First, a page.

The living realm which encompasses plants, animals and humans, proceeds according to the laws of life.A strictly chemistry or physics-based approach can help explain some of the mechanisms of growth and nutrition.However, to more fully approach the dynamics of the life process, a “living thinking” - one that works in pictures and movement - as opposed to abstract formulas and molecular models is beneficial.Goethe’s work with plants, based on observing and then reconstructing the image in your mind, is one example of this method.In my opinion, one of the most strenuous mental-imaging workouts you can get is to follow the nutrition theme as it is presented in morsels here and there in Steiner’s lectures and books. I regret that there was no persistent nutritionist tugging at Steiner’s sleeve to request a lecture cycle devoted specifically to the cosmic and earthly nutritional streams.
One of the most gratifying aspects of working with this question is that it has given me a better understanding of Anthroposophy in general.I have to continually apply the basic anthroposophical concepts and make these more active and alive in me.
For instance, our nutrition needs to be considered within the context of the fourfold anthroposophical “anatomy” of the human being:physical body, etheric (life) body, astral (soul) body, and ego organization. Not only is our physical body involved in nutrition, but the unique nature of our etheric body is that it lives in communion with the world ether.The world ether includes the specific warmth, light, chemical and life ethers, which correspond to the four elements of the ancients - fire, air, water, and earth.According to Steiner, the ethers stream in through the sense organs (eyes, ears, nose, skin) and through our breathing.2 This ethereal cosmic stream of nutrition builds up the substance of our bodies, yet it is dependent on the quality (forces) of the earthly nutrition, or food, in order to be distributed throughout our body.This condensing of ethers into human substance is dependent on the vitality of the food we eat.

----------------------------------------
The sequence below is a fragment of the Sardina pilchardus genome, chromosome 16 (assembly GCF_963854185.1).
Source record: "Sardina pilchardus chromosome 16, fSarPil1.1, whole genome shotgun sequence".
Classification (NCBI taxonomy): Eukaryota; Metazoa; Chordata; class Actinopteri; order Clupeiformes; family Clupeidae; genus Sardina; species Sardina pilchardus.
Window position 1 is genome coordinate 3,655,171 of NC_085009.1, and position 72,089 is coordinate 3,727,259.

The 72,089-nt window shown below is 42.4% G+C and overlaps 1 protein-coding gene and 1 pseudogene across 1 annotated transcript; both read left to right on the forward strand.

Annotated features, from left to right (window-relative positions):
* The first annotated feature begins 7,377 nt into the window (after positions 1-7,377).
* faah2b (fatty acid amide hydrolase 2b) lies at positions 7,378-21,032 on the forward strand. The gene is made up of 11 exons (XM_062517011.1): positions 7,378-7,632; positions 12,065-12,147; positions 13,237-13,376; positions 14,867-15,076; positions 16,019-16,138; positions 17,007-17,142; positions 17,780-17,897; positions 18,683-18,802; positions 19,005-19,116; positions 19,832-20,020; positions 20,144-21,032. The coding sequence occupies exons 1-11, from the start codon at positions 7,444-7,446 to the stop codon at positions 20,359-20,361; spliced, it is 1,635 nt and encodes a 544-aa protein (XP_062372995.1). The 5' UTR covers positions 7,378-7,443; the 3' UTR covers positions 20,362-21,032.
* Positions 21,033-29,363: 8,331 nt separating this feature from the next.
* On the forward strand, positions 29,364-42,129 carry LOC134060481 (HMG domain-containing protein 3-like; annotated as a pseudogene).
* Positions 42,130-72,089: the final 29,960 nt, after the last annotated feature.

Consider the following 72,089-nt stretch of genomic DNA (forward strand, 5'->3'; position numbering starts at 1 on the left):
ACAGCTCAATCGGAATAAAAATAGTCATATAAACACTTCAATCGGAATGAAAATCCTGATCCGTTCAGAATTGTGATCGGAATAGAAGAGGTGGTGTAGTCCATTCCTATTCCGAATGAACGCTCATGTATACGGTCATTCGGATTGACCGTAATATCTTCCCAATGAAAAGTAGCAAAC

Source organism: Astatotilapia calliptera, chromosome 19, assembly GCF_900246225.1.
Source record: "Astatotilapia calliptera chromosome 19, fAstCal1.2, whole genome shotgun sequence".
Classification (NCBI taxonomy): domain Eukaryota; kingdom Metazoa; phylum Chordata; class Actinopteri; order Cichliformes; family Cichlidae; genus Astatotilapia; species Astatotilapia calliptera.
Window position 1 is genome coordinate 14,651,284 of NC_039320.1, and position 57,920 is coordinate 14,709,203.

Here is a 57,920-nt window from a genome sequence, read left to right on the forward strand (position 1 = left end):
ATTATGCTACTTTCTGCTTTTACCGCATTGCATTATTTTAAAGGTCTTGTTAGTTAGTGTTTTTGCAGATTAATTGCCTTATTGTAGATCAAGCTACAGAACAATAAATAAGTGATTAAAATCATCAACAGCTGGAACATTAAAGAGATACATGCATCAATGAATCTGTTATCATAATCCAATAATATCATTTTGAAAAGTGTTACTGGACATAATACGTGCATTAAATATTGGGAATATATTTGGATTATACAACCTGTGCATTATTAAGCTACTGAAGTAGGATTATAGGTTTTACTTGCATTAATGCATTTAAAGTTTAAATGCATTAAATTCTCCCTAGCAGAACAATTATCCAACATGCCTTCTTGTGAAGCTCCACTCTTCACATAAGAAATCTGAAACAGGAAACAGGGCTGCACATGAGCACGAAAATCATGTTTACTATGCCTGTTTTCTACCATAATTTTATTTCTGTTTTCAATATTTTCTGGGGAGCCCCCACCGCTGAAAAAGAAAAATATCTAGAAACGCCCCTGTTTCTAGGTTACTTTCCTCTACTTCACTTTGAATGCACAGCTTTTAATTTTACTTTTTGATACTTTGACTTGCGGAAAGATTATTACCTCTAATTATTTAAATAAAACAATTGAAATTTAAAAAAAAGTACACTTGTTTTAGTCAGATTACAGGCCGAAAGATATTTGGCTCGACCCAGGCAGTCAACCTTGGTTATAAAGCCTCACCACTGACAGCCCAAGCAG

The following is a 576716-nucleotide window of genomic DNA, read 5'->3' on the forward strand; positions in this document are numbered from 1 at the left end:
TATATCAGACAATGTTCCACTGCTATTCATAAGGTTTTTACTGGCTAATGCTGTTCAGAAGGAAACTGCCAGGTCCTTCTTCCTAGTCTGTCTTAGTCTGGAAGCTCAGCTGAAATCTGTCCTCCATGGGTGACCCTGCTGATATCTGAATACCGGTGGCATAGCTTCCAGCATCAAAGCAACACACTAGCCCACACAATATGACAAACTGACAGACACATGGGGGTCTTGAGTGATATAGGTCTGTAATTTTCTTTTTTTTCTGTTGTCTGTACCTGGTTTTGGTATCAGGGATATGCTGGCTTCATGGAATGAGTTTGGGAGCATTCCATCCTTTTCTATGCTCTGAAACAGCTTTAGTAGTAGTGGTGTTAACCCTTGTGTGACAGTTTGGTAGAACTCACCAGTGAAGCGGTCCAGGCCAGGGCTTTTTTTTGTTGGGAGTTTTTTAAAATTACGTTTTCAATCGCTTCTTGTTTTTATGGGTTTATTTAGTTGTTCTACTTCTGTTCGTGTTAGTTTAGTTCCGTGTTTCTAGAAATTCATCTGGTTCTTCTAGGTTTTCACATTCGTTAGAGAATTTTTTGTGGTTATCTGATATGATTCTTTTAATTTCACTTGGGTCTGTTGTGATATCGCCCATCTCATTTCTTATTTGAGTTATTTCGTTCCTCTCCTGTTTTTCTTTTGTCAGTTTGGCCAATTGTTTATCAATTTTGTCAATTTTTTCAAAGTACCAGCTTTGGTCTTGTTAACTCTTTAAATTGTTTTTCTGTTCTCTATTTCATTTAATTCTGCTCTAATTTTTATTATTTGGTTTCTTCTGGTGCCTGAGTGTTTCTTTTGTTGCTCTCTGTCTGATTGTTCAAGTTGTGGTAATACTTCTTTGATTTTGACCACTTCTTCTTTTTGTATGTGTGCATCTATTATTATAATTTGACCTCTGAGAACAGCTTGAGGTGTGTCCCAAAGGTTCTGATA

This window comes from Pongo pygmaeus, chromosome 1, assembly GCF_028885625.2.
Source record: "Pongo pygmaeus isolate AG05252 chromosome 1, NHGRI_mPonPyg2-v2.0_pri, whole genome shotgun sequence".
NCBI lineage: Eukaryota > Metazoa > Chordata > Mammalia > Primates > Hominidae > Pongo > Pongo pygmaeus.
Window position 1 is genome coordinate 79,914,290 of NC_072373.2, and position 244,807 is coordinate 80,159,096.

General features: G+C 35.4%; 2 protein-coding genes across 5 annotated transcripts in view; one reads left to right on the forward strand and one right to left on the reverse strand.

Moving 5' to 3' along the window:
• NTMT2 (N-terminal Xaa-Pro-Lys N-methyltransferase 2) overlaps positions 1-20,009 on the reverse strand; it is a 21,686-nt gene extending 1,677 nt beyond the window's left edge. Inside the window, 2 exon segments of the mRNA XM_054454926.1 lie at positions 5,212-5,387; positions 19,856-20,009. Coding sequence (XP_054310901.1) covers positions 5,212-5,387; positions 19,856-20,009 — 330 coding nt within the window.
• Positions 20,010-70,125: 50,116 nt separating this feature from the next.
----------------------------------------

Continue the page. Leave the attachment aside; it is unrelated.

Now lets describe the earthly stream of nutrition.What really happens to our food once it has been fully digested in the intestines and is then absorbed and becomes part of our interior?(If you consider our gastrointestinal tract to be a part of the exterior world that runs through us, the gut lining is considered our inner “skin”.)Steiner speaks of how food from each of the three kingdoms — mineral, plant, and animal – must be brought to its respective transformed state in us.In this sense, we provide the means for these kingdoms to evolve within our human metabolism.For example, the minerals that we consume are raised to the warmth ether state and then can be imbued with higher spiritual influences.